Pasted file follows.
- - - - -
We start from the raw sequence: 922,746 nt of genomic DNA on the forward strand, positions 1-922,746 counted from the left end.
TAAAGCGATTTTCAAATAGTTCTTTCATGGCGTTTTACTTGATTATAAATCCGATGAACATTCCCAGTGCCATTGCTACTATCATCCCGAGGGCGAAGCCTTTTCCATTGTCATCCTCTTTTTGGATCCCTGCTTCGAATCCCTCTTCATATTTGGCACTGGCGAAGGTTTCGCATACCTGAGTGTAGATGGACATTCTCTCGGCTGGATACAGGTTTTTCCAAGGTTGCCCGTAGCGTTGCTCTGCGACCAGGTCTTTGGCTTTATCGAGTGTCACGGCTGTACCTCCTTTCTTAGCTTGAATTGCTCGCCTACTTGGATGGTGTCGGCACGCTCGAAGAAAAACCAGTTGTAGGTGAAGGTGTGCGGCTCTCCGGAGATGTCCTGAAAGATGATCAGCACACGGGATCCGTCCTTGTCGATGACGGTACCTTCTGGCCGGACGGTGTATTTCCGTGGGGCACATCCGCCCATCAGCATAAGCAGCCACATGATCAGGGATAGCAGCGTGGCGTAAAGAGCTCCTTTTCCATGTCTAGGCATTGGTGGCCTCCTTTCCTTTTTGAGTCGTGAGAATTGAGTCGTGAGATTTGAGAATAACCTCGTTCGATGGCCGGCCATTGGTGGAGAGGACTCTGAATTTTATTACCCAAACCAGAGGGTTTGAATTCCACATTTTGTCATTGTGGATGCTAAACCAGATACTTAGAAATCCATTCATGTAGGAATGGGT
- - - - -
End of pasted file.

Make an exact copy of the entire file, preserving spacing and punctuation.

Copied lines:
We start from the raw sequence: 922,746 nt of genomic DNA on the forward strand, positions 1-922,746 counted from the left end.
TAAAGCGATTTTCAAATAGTTCTTTCATGGCGTTTTACTTGATTATAAATCCGATGAACATTCCCAGTGCCATTGCTACTATCATCCCGAGGGCGAAGCCTTTTCCATTGTCATCCTCTTTTTGGATCCCTGCTTCGAATCCCTCTTCATATTTGGCACTGGCGAAGGTTTCGCATACCTGAGTGTAGATGGACATTCTCTCGGCTGGATACAGGTTTTTCCAAGGTTGCCCGTAGCGTTGCTCTGCGACCAGGTCTTTGGCTTTATCGAGTGTCACGGCTGTACCTCCTTTCTTAGCTTGAATTGCTCGCCTACTTGGATGGTGTCGGCACGCTCGAAGAAAAACCAGTTGTAGGTGAAGGTGTGCGGCTCTCCGGAGATGTCCTGAAAGATGATCAGCACACGGGATCCGTCCTTGTCGATGACGGTACCTTCTGGCCGGACGGTGTATTTCCGTGGGGCACATCCGCCCATCAGCATAAGCAGCCACATGATCAGGGATAGCAGCGTGGCGTAAAGAGCTCCTTTTCCATGTCTAGGCATTGGTGGCCTCCTTTCCTTTTTGAGTCGTGAGAATTGAGTCGTGAGATTTGAGAATAACCTCGTTCGATGGCCGGCCATTGGTGGAGAGGACTCTGAATTTTATTACCCAAACCAGAGGGTTTGAATTCCACATTTTGTCATTGTGGATGCTAAACCAGATACTTAGAAATCCATTCATGTAGGAATGGGT